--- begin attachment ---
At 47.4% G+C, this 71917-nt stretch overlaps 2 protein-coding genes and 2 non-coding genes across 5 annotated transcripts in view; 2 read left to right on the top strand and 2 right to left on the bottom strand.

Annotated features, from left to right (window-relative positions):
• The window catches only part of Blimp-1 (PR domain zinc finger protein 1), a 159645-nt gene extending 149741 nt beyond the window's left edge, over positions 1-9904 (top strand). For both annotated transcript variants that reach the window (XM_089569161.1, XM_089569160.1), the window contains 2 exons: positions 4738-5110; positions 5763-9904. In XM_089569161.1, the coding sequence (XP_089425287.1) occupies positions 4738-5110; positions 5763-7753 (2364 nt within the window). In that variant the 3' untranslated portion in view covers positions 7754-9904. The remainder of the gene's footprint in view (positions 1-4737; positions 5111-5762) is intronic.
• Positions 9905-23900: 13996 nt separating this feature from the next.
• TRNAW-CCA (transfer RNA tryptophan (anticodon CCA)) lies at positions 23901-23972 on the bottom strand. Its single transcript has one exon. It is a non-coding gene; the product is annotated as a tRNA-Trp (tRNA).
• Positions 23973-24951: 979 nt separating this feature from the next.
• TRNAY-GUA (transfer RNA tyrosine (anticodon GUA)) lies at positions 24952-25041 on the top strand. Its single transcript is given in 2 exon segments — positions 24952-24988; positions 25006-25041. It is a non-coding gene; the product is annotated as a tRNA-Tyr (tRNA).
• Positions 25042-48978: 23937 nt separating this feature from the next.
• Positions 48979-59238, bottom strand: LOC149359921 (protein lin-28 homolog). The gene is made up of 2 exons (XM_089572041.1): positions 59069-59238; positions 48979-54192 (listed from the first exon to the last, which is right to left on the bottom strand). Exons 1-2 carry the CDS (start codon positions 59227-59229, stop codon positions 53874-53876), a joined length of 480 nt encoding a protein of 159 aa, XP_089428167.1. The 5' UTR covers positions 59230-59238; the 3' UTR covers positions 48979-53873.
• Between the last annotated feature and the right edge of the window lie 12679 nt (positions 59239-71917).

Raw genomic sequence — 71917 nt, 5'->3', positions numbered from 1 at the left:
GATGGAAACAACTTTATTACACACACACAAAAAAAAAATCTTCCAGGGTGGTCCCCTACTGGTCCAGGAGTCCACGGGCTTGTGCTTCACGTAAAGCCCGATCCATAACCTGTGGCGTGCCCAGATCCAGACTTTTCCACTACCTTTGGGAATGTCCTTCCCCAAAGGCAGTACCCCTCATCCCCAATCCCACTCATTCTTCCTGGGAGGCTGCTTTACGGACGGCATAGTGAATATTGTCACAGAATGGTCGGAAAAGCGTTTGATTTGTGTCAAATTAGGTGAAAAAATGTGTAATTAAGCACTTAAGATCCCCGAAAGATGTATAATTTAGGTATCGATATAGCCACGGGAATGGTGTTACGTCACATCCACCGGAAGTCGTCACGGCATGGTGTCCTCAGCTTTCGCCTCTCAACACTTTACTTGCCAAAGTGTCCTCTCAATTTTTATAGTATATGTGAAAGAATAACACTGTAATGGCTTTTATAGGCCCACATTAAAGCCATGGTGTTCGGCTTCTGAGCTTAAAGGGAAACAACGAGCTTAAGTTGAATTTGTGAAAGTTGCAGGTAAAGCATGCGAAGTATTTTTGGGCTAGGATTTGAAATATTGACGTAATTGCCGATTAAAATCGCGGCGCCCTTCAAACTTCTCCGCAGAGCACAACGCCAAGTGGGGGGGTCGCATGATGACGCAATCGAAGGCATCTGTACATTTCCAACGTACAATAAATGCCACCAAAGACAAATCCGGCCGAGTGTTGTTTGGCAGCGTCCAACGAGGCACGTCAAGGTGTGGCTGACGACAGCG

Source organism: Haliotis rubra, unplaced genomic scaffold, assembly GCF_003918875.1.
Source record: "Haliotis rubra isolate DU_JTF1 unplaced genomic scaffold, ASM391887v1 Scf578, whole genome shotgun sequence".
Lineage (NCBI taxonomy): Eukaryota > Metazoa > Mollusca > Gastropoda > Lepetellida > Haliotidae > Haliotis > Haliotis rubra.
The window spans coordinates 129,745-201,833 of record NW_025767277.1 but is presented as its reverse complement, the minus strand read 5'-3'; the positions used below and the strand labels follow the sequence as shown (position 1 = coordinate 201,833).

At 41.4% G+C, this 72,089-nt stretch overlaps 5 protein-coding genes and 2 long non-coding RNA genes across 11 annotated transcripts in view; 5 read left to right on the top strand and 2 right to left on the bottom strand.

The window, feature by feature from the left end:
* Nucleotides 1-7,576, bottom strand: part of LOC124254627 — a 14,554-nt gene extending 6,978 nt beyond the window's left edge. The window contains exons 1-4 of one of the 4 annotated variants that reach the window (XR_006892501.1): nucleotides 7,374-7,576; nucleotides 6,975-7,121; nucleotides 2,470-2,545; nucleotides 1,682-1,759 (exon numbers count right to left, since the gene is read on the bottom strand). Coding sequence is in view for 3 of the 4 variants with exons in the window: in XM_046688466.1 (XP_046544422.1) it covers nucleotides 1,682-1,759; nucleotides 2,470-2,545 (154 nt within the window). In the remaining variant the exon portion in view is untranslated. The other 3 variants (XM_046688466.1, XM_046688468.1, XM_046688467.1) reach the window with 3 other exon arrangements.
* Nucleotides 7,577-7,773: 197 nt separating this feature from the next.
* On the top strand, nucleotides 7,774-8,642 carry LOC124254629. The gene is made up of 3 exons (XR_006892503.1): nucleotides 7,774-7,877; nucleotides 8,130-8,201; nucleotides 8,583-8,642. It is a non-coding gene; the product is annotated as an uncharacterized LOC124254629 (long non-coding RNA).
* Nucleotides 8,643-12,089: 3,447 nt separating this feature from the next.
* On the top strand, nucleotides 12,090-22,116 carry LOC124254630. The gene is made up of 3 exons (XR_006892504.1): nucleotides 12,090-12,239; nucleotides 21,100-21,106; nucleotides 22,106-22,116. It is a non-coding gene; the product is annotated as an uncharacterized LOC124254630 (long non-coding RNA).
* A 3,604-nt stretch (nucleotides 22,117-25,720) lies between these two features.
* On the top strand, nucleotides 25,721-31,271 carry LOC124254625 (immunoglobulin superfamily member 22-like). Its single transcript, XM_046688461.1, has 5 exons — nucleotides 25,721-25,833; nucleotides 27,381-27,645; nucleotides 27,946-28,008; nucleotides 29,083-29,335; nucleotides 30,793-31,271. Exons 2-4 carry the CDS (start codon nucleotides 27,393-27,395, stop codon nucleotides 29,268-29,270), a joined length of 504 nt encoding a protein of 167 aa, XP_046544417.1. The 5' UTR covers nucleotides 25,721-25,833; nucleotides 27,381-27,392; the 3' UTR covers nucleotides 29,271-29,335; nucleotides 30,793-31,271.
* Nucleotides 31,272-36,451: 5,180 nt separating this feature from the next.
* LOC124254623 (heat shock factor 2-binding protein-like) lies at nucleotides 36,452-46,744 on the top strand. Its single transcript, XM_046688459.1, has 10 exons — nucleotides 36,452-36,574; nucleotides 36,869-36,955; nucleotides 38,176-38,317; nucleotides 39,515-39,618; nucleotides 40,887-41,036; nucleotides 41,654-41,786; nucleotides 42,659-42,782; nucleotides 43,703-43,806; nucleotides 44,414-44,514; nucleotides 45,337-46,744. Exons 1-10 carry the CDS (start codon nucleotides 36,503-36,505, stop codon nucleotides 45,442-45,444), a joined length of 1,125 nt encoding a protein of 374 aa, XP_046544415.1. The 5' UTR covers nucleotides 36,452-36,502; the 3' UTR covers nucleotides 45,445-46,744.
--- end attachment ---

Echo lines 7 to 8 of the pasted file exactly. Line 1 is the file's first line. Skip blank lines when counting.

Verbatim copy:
• TRNAY-GUA (transfer RNA tyrosine (anticodon GUA)) lies at positions 24952-25041 on the top strand. Its single transcript is given in 2 exon segments — positions 24952-24988; positions 25006-25041. It is a non-coding gene; the product is annotated as a tRNA-Tyr (tRNA).
• Positions 25042-48978: 23937 nt separating this feature from the next.